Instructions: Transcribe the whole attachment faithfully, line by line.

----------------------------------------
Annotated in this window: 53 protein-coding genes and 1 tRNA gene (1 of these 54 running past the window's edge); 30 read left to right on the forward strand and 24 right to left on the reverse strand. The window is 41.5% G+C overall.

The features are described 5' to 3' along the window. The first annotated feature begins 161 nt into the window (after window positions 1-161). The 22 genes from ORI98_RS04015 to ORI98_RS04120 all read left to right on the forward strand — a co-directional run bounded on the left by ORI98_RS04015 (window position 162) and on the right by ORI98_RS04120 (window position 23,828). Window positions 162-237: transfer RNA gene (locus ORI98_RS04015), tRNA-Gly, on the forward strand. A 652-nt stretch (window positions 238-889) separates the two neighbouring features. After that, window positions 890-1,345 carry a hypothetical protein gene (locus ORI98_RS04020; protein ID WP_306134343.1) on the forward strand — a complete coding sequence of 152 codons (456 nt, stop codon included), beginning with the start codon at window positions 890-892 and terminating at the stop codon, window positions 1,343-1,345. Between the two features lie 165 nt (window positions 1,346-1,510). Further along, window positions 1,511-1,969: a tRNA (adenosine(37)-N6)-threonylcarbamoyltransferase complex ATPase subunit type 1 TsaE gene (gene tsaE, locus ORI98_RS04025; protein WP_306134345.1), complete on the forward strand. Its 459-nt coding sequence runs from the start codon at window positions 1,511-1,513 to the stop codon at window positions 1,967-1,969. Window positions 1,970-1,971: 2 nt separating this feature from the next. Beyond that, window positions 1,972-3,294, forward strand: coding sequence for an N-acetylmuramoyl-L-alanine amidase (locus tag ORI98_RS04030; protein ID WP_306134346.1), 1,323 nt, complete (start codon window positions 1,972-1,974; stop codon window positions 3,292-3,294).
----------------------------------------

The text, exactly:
Annotated in this window: 53 protein-coding genes and 1 tRNA gene (1 of these 54 running past the window's edge); 30 read left to right on the forward strand and 24 right to left on the reverse strand. The window is 41.5% G+C overall.

The features are described 5' to 3' along the window. The first annotated feature begins 161 nt into the window (after window positions 1-161). The 22 genes from ORI98_RS04015 to ORI98_RS04120 all read left to right on the forward strand — a co-directional run bounded on the left by ORI98_RS04015 (window position 162) and on the right by ORI98_RS04120 (window position 23,828). Window positions 162-237: transfer RNA gene (locus ORI98_RS04015), tRNA-Gly, on the forward strand. A 652-nt stretch (window positions 238-889) separates the two neighbouring features. After that, window positions 890-1,345 carry a hypothetical protein gene (locus ORI98_RS04020; protein ID WP_306134343.1) on the forward strand — a complete coding sequence of 152 codons (456 nt, stop codon included), beginning with the start codon at window positions 890-892 and terminating at the stop codon, window positions 1,343-1,345. Between the two features lie 165 nt (window positions 1,346-1,510). Further along, window positions 1,511-1,969: a tRNA (adenosine(37)-N6)-threonylcarbamoyltransferase complex ATPase subunit type 1 TsaE gene (gene tsaE, locus ORI98_RS04025; protein WP_306134345.1), complete on the forward strand. Its 459-nt coding sequence runs from the start codon at window positions 1,511-1,513 to the stop codon at window positions 1,967-1,969. Window positions 1,970-1,971: 2 nt separating this feature from the next. Beyond that, window positions 1,972-3,294, forward strand: coding sequence for an N-acetylmuramoyl-L-alanine amidase (locus tag ORI98_RS04030; protein ID WP_306134346.1), 1,323 nt, complete (start codon window positions 1,972-1,974; stop codon window positions 3,292-3,294).